Sheriff Joe Arpaio, his chief deputy David Hendershott, and County Attorney Andrew Thomas are three people who are really dangerous, and anybody in their right mind should be really afraid of them.
Jim Cozzolino, Peoria
That's one voter down, a million or so to go: Great read on "Boob's Tube," the Saban vs. Arpaio case, and what really happened behind the scenes. I'm embarrassed to say that I voted for Joe two times. Never again.
Peggy Norris, Glendale
Taking out the trash: In my opinion, the prosecutors in the case detailed in "Doubting Thomas" have failed to do their jobs properly. Their jobs are to actually find the truth, not destroy a person's reputation for [the county attorney's] own gain. Anyone who sees it differently, in my opinion, is an anti-constitutional piece of garbage.
Ricky Gene Thompson, Cottonwood
For All Mankind
A plague upon U.: We were angered and saddened to read "A Cancer on ASU" (Megan Irwin, January 18). My Clayton is alive today because of Dr. Bob Pettit's research.
After receiving standard-of-care therapies for his anaplastic thyroid cancer, Clayton participated in a Phase I combretastatin clinical trial. Having visited ASU's Cancer Research Institute, sharing ice cream with and spending a bit of time with Dr. Pettit, we know his passion is to find cancer cures.
There are two sides to every story, but we're sure this driving passion to research and have the funding/facilities to do it well is misunderstood by businessman Michael Crow, ASU's president, and others at Arizona State University. Sadder than Dr. Pettit's plight is that of generations of cancer patients to come.
Rose Twigg, Westlake, Ohio
Bad medicine: Megan Irwin truly deserves the title (and accolade) of journalist. The world is full of reporters, but true journalists are a rare and vanishing breed.
Thank you for "A Cancer on ASU." Beautifully done. It makes my heart sink even further, however, knowing that many cancers have already been cured, but the cures have been subverted or crushed, like Bob Pettit's research. Pharmaceutical greed is more often than not behind this, but your report brings forth a truly heinous reason for it: a pissing contest between grown men, and cancer victims become victimized yet again.
Biodesign Institute director George Poste's gigantic ego surely doesn't allow for shame, I am sure. However, the man's face should appear on a wanted poster in every cancer clinic in the world; he is the nemesis of all that is held holy and hopeful in those places.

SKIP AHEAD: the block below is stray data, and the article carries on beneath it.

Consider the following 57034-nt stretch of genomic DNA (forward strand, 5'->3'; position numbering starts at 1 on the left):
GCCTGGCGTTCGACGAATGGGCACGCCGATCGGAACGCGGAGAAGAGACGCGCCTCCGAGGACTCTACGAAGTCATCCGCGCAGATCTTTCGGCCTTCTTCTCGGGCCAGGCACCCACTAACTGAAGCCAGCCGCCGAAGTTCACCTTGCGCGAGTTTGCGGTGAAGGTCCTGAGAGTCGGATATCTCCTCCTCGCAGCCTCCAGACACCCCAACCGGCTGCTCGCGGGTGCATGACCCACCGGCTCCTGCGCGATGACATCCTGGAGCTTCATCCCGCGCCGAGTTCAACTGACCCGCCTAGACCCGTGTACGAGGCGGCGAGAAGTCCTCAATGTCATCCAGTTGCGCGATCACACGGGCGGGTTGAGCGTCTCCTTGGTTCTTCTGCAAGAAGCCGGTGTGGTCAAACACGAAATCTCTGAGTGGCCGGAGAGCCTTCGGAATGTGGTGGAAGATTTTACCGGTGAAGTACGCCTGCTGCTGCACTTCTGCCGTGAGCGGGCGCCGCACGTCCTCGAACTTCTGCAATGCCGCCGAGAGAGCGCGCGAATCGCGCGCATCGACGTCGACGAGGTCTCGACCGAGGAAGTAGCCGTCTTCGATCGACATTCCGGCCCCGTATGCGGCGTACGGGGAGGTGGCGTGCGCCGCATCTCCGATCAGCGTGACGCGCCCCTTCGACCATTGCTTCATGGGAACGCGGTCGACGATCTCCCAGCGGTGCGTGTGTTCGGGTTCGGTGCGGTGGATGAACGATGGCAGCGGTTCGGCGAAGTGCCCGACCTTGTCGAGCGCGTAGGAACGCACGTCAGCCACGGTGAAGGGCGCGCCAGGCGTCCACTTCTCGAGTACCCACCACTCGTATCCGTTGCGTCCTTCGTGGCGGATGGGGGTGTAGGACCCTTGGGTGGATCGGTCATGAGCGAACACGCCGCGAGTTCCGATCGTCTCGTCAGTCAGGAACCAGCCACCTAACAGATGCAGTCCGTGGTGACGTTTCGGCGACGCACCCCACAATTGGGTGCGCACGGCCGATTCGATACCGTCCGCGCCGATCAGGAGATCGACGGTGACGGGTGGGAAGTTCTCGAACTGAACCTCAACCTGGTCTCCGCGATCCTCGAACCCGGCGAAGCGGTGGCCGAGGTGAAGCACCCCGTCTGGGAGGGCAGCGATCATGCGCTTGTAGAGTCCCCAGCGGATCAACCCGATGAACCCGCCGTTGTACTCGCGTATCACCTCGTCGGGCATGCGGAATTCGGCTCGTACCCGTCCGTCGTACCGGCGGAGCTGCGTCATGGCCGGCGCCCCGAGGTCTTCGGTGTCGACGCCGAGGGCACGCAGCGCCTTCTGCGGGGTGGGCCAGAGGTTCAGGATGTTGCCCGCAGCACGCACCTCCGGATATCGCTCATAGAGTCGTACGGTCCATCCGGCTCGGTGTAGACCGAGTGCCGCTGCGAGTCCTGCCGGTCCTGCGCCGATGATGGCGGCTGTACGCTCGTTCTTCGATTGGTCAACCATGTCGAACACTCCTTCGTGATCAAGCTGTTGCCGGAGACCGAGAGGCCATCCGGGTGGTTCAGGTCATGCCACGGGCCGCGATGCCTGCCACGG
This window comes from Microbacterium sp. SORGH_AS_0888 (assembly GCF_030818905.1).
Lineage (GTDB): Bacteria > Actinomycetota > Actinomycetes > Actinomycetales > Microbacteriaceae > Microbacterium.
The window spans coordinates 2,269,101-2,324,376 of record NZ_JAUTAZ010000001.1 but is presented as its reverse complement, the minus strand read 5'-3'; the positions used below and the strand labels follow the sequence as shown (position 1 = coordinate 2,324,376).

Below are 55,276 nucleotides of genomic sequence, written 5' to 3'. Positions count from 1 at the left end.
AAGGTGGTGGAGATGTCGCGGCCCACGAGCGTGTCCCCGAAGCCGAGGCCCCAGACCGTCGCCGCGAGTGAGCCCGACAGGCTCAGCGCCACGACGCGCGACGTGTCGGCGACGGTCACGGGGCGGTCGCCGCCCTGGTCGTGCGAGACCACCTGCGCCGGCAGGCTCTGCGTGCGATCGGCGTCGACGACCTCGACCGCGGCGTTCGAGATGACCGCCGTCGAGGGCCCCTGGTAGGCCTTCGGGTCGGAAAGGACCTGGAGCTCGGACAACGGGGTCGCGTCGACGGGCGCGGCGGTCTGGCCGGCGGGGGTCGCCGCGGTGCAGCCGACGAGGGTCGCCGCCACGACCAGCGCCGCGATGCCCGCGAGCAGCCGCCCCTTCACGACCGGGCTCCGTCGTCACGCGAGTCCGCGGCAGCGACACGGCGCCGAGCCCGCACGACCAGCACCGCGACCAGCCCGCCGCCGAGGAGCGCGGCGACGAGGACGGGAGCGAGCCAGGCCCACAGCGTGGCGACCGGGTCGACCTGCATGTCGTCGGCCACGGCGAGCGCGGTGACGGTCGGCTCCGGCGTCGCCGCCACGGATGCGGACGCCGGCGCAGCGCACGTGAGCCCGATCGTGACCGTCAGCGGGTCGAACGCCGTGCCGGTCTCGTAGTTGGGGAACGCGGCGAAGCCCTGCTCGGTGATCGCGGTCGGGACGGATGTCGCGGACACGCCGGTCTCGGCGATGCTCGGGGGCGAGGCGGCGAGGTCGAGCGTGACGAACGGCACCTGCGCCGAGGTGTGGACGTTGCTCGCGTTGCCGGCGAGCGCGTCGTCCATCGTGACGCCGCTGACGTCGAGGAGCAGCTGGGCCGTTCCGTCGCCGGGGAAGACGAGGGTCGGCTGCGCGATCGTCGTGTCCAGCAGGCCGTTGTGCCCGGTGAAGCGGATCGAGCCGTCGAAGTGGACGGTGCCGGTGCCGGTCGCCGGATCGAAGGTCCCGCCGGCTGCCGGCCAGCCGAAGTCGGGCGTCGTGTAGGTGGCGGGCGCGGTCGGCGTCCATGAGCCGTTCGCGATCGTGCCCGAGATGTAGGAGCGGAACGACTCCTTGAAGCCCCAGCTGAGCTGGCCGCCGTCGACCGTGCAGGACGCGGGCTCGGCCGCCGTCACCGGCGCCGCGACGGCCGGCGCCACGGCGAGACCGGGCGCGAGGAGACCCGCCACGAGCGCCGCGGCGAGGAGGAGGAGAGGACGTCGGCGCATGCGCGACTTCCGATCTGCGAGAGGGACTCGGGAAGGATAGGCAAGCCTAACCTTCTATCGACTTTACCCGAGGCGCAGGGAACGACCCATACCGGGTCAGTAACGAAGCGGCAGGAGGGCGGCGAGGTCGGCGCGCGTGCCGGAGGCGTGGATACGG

As for ASU President Michael Crow, what a lily-livered pansy he is, dusting this annoyance off his shoulders so easily. Obviously, the man cannot even spell integrity.
Where are the true leaders of this world? They are not on podiums receiving accolades from their government and corporations. They are in shit-hole labs such as Bob Pettit has been relegated to.
So what if Pettit was difficult to get along with? So what if he is a bit arrogant and overbearing? The man has dedicated his life to a dream that would benefit all mankind. That kind of dedication and integrity deserve some slack in the personality department sometimes.
God bless him, but mostly, God bless you for telling his story.
Bonnie Gallimore, Tucson
Anti mater: Thank you for your article re: the demise of my alma mater. I was so ashamed to be a Sun Devil alumnus after reading it. This is the example the administration is setting for students treat those who you don't agree with heavy-handedly and, like a child, take away the things that matter to them.
It reminds me very much of our national leadership. I wish this were news to me, but I have been speaking lately to longtime tenured profs at ASU and have heard basically the same thing: Tenure means nothing; bring money (grants, publishing) in within two years or you're out. And, by the way, we're cutting your department in half, so make do.
I hope to see more articles like this written. I've always been a firm believer that if New Times doesn't report it, the people will never know about it. Keep up the good work!
Linda Nagy, Mesa
Wake-up call: Regarding the Cancer Research Institute, I wanted to thank you for putting this political mess out to the public. I have read your article only once, but will do so several more times because of the bulk of information in it. I was appalled; that was my first reaction. And even after sleeping on it, I think I still am.
Linsey Maeglin, Scottsdale